In addition, states would be permitted to transfer beneficiaries from one eligibility category to another if they are no longer eligible under their original category, even if it may reduce the benefits available to them. For example, the continuous enrollment protection would no longer require the state to maintain a young person in the child eligibility category when they turn age 21 and could instead transfer them to the adult expansion group. This, however, means the beneficiary would lose access to the comprehensive Early Periodic Screening Diagnostic and Treatment (EPSDT) benefit. Similarly, a near-elderly Medicaid beneficiary enrolled in the expansion who turns age 65 and becomes eligible for Medicare could be switched to the Medicare Savings Programs (which only covers Medicare premiums and cost-sharing, not other Medicaid benefits that may not be covered by Medicare).
CMS provides some limits to these transfers. If a beneficiary was originally entitled to coverage that constituted Minimum Essential Coverage (as defined by the Affordable Care Act), they cannot be moved to coverage that does not cover MEC, though they may be switched to coverage that is less generous. If a beneficiary was originally entitled to coverage that was not MEC but did cover COVID-19 testing and treatment, they cannot be moved to coverage that does not cover COVID-19 testing and treatment. If a beneficiary was originally entitled to coverage that was not MEC and did not cover COVID-19 testing and treatment, they would be required to be given the same level of that coverage. Beneficiaries can always be transferred to a more generous level of benefits. If an individual is not eligible for any other Medicaid eligibility category, states would be required to keep that beneficiary enrolled in the original eligibility category with the benefits that are otherwise available to that category.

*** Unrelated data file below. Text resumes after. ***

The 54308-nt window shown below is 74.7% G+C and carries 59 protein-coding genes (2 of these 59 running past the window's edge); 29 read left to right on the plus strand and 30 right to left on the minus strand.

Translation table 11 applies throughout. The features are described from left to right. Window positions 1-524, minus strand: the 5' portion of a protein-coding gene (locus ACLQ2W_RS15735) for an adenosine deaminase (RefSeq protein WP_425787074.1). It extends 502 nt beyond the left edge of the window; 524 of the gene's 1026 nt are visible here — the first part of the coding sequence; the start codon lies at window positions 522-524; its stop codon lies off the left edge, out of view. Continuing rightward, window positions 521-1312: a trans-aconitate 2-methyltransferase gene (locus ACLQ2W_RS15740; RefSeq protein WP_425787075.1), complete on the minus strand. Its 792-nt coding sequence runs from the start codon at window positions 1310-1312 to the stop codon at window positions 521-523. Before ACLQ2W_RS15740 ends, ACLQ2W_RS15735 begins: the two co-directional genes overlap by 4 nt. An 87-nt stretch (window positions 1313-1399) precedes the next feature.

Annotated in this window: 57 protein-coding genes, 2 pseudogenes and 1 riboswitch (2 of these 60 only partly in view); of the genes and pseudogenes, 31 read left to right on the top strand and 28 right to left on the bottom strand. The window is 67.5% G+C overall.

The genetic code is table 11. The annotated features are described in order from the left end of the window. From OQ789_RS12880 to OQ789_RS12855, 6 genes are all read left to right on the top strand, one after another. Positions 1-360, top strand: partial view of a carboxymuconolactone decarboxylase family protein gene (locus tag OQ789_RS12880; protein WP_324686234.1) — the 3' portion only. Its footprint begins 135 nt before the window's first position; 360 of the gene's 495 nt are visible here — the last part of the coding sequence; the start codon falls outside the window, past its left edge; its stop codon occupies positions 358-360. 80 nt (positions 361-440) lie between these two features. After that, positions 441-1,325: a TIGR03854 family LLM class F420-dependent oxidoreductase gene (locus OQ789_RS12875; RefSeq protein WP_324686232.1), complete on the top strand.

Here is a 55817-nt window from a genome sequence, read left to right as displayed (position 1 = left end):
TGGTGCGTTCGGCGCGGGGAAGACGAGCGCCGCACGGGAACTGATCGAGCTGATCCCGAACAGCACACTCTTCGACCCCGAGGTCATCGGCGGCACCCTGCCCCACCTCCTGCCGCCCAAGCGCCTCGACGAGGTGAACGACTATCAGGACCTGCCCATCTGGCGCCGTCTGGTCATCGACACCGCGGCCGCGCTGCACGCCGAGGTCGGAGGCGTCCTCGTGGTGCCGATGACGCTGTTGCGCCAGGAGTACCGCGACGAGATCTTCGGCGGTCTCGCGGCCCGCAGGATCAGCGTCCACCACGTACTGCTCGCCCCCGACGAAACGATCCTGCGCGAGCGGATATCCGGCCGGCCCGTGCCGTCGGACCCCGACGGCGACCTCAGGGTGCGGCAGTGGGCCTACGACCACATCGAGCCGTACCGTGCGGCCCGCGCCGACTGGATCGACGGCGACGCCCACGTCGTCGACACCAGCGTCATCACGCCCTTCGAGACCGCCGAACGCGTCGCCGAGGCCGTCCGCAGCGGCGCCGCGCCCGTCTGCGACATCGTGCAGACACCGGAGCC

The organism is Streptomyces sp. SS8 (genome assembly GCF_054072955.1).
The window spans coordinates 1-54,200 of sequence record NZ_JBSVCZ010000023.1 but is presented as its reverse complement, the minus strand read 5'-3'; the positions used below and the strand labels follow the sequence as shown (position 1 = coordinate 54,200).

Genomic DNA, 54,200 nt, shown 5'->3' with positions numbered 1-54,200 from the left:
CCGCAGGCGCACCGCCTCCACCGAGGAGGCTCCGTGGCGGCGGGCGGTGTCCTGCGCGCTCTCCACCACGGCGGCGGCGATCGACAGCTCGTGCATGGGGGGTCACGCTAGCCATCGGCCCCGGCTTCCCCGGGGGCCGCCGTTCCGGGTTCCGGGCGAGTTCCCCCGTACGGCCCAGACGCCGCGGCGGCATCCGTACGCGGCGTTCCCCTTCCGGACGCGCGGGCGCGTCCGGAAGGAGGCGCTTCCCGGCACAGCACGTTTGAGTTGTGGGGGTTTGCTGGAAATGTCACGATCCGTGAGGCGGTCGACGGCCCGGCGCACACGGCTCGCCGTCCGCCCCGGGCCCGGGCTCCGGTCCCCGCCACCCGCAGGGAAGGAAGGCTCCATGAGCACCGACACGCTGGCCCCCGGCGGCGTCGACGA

Finally, CMS indicates that a state would not be out-of-compliance with the continuous coverage requirement if it disenrolls a beneficiary who was not validly enrolled in the first place (the eligibility determination was erroneous or the result of fraud and abuse). Beneficiaries found enrolled in two or more states who fail to respond to a request for information related to residency may also be disenrolled. In addition, states that have opted to cover full benefits for lawfully residing children and pregnant women in in the first 5 years after entry into the United States would be required to limit their coverage to emergency services if individuals are found to no longer meet the definition of such children and pregnant women.
These changes would be effective immediately (upon public display of the interim final rule). Notably, while CMS issued its original interpretation of the continuous coverage requirement as guidance, it is now reversing it through an interim final rule. That both makes these changes harder for a different Administration to modify procedurally but also essentially takes away meaningful public comment, as these changes will already be in effect well before any comments are submitted, let alone considered.